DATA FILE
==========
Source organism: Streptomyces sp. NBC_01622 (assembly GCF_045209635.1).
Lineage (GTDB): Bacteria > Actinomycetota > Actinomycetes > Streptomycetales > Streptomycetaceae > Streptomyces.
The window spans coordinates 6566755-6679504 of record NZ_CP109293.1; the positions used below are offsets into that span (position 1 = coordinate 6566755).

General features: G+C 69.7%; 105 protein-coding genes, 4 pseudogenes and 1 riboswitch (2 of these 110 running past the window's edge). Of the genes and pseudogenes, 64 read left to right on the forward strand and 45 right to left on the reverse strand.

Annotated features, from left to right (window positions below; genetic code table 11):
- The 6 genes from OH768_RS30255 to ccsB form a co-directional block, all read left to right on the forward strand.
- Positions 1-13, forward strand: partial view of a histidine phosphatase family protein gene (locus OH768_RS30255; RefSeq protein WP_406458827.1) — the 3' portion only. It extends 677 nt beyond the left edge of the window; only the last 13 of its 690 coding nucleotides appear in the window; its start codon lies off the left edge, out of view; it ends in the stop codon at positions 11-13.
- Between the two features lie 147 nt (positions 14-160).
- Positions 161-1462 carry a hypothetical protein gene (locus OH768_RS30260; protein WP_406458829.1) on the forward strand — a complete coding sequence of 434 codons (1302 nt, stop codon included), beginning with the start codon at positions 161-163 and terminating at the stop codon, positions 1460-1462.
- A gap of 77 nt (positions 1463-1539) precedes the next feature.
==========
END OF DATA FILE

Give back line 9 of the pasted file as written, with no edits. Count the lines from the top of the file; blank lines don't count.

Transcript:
- Positions 161-1462 carry a hypothetical protein gene (locus OH768_RS30260; protein WP_406458829.1) on the forward strand — a complete coding sequence of 434 codons (1302 nt, stop codon included), beginning with the start codon at positions 161-163 and terminating at the stop codon, positions 1460-1462.